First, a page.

China Hired British Ex-Military Pilots to Train Its Armed Forces

The pilots, lured by large paychecks, have been advised to discontinue their work.



Experienced military pilots, veterans of the British military, 
are in China working to train Chinese armed forces. The pilots were hired for their knowledge of Western air combat techniques and are helping Chinese pilots train to beat Western air forces. The expertise the pilots are selling will almost certainly accelerate the Chinese Air Force’s and Navy’s efforts to modernize their training and effectiveness against adversaries—including the U.S. military.
According to a Sky News report, there are around thirty British ex-military pilots currently working in China. The pilots are “mainly ex-fast jet but also some helicopter pilots,” with some in their fifties. The pilots are paid a salary of £240,000, or approximately $278,000.



China has a well-developed military pilot program where the expertise of foreigners isn’t exactly needed. Instead, the foreigners train Chinese pilots in Western air combat techniques, offering firsthand knowledge of how the Royal Air Force and other air forces fight.

any NATO air forces train against each other in dissimilar air combat training (DACT)— pitting, for example, U.S. Air Force F-22 Raptors against German Eurofighters—allowing pilots to experience the capabilities of foreign aircraft and the skills and tactics of foreign pilots firsthand. This friendly training is invaluable and a major benefit of having military allies.

China’s isolated position in the global community makes DACT unavailable to Chinese pilots. The United States and Western Europe slapped an arms embargo on China after the June 1989 massacre of pro-democracy students and other protesters in Beijing’s Tiananmen Square, preventing China from buying western military hardware. While there is no similar policy against exporting training and expertise to China, the country’s increasing aggressiveness against U.S., Australian, and Canadian forces in the South China Sea, and against TaiwanJapan, and others has made many governments reluctant to supply military assistance to China in any form.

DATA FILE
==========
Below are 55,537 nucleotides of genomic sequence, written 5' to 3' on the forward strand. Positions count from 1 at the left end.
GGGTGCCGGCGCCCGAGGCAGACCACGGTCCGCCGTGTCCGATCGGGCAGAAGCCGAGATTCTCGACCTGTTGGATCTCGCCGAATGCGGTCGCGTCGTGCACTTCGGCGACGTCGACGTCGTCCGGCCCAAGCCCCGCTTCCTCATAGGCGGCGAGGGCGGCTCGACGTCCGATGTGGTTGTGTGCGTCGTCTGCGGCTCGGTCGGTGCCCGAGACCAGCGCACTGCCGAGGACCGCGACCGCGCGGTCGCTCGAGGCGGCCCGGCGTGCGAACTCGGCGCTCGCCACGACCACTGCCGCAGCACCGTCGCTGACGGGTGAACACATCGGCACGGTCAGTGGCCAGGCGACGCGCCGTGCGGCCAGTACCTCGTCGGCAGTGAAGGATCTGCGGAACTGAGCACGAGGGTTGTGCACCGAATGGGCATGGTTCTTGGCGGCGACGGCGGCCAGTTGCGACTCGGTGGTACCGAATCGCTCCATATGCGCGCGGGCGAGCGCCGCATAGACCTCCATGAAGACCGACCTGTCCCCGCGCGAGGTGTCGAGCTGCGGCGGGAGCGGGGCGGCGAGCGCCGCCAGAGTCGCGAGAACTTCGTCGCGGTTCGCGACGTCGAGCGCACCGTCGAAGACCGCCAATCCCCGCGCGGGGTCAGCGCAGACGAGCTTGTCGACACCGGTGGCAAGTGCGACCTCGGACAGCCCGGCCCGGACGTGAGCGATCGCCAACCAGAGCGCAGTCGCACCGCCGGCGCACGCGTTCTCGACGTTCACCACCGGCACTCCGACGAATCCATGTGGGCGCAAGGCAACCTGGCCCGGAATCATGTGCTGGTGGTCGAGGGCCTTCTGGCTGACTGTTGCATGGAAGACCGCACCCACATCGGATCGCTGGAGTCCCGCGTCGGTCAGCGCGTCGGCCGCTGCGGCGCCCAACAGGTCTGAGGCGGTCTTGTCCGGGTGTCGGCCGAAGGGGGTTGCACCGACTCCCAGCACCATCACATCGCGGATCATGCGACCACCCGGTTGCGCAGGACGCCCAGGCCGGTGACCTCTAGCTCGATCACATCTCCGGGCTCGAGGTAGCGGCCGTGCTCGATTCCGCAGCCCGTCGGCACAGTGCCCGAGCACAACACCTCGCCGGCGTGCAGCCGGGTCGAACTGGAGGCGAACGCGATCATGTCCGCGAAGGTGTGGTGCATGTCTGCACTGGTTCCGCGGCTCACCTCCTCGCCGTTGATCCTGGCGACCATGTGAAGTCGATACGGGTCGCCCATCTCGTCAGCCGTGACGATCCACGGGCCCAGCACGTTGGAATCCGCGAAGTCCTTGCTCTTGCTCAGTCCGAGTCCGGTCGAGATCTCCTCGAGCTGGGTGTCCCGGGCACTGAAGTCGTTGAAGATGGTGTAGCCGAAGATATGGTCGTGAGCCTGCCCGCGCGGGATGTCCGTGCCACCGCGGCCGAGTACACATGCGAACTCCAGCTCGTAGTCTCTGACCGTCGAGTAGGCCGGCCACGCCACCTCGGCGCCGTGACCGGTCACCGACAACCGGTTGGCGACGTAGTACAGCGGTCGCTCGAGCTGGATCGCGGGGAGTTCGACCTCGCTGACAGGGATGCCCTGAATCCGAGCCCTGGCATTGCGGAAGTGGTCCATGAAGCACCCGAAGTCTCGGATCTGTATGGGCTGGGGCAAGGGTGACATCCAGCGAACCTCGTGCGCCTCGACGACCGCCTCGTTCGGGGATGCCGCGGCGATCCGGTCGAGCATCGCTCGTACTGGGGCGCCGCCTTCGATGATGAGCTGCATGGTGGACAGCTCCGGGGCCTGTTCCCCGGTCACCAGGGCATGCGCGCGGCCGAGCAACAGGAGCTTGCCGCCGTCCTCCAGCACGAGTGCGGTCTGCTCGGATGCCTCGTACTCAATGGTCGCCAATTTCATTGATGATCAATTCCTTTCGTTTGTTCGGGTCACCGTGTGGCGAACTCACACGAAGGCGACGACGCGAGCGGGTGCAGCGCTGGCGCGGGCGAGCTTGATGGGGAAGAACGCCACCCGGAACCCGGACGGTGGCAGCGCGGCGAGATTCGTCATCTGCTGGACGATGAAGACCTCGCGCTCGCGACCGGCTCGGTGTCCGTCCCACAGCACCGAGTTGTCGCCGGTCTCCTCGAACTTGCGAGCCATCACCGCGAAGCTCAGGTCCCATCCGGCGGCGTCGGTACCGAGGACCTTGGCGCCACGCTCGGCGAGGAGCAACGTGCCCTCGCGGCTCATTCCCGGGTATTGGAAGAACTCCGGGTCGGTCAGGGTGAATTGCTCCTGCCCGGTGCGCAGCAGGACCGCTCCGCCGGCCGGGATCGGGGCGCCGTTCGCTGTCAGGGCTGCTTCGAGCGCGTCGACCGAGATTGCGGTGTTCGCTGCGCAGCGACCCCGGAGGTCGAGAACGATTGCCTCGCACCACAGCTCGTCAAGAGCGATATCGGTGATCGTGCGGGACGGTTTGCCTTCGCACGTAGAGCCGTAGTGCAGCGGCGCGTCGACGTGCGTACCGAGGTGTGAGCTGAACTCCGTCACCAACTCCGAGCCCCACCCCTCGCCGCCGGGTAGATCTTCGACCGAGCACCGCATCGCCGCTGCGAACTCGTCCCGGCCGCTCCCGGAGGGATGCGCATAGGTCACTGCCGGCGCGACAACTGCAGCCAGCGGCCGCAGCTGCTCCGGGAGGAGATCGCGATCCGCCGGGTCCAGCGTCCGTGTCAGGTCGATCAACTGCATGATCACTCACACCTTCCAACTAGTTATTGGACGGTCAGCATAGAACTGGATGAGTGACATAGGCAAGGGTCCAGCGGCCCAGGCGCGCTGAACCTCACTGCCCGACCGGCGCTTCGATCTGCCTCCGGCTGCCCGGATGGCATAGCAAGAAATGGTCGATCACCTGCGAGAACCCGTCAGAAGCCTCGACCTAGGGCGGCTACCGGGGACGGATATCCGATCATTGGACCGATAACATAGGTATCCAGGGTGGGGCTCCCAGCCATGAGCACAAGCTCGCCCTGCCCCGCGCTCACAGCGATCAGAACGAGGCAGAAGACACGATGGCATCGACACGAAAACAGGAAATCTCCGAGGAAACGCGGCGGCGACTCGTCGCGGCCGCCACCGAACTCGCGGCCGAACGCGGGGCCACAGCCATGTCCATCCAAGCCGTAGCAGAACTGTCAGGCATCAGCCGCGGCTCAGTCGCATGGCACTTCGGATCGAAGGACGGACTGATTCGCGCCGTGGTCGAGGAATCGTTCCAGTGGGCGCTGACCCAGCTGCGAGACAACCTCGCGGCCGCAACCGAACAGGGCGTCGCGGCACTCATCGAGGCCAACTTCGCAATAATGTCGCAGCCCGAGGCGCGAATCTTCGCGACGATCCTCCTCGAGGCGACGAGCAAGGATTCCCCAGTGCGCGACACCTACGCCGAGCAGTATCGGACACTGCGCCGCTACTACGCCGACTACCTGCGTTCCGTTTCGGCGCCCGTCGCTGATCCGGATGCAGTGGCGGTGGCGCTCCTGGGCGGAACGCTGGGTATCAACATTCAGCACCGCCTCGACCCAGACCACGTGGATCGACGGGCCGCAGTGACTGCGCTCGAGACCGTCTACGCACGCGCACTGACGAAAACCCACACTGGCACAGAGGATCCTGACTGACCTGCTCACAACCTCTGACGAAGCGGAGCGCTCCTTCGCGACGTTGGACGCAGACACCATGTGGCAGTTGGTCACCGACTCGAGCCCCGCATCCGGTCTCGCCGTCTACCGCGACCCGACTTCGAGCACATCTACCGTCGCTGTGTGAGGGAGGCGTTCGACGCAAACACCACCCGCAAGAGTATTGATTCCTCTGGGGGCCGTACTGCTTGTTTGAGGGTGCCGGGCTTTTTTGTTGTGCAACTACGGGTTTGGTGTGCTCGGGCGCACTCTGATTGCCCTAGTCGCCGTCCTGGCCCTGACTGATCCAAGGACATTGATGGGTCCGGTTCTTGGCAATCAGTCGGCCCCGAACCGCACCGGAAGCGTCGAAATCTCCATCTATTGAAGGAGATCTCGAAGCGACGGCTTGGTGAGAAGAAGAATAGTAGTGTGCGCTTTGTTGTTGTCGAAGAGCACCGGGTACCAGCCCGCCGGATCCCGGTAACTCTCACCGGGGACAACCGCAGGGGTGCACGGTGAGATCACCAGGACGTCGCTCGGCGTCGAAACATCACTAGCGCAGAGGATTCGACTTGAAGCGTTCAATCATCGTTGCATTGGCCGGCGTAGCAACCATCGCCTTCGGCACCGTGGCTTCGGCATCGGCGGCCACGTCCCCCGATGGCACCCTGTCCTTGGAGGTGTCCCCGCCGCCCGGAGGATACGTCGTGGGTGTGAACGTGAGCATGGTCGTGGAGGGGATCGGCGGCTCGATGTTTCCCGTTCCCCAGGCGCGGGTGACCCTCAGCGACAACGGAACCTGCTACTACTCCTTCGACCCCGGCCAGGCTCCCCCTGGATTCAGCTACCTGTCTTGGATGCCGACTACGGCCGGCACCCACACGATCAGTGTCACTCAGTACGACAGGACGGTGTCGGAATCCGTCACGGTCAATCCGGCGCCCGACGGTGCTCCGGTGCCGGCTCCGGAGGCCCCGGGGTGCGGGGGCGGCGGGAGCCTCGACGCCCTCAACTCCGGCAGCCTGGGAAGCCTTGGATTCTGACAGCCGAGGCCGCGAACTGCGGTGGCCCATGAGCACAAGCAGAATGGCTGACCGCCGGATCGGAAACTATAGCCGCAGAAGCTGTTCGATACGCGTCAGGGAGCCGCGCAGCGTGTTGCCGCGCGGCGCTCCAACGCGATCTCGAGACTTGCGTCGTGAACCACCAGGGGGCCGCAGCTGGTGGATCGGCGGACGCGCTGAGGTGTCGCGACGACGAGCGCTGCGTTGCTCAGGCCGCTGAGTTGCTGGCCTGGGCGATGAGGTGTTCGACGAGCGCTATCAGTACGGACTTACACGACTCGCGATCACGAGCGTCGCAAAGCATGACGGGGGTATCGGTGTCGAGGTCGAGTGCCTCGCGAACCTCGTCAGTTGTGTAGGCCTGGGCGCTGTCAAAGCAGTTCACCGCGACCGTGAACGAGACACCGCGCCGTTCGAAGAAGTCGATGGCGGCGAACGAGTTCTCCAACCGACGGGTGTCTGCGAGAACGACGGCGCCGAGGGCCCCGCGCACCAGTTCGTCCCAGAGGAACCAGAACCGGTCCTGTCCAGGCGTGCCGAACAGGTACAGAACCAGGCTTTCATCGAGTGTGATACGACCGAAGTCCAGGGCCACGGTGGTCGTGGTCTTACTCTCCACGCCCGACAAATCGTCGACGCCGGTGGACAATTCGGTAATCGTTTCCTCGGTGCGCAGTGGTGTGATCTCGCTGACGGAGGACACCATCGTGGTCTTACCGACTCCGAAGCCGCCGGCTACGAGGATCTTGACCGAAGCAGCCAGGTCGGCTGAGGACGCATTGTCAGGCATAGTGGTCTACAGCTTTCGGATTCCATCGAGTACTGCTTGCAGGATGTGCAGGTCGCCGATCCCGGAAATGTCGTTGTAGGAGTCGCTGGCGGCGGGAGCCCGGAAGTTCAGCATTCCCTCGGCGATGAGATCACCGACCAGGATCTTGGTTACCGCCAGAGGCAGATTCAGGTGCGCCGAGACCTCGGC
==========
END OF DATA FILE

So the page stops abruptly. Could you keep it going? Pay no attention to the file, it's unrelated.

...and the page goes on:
The British ex-military pilots were recruited by intermediary companies. Sky News reportedly identified one company, Test Flying Academy of South Africa. The company bills itself as “the only independent test pilot school outside Europe and the Americas.” It also says it provides “flight testing and consultation services,” and issued a statement claiming the Sky News report is “factually incorrect and misleading.” A request for comment by Popular Mechanics went unanswered.

The Sky News report states the British pilots working in China have been approached and warned their government disapproves of their new gig, and that the U.K. is working to dissuade other pilots from taking similar jobs.



an Easton, senior director at the Project 2049 Institute, tells Popular Mechanics, “The unfortunate reality is that this case is just a drop in the bucket in terms of all those experts from democracies who have naively helped the Chinese Communist Party and it’s armed wing prepare for a future war of aggression.”

The pilots are technically not doing anything wrong: they are not flying for a foreign power, and authorities in the U.K. believe the pilots have not breached the country’s Official Secrets Act.

“Legal loopholes obviously need to be closed,” Easton says. “But, at the same time, steps need to be taken to train government and military personnel regarding the China threat. This is not just a U.K. problem. It’s a U.S. problem, too.”

Still, many would find issue with working to improve the armed forces of the world’s most powerful authoritarian state, which is also setting itself up for a military takeover of the peaceful democracy in Taiwan—and possibly more. Earlier this monthThe Guardian reported the U.K. was planning to officially designate China as a security threat.

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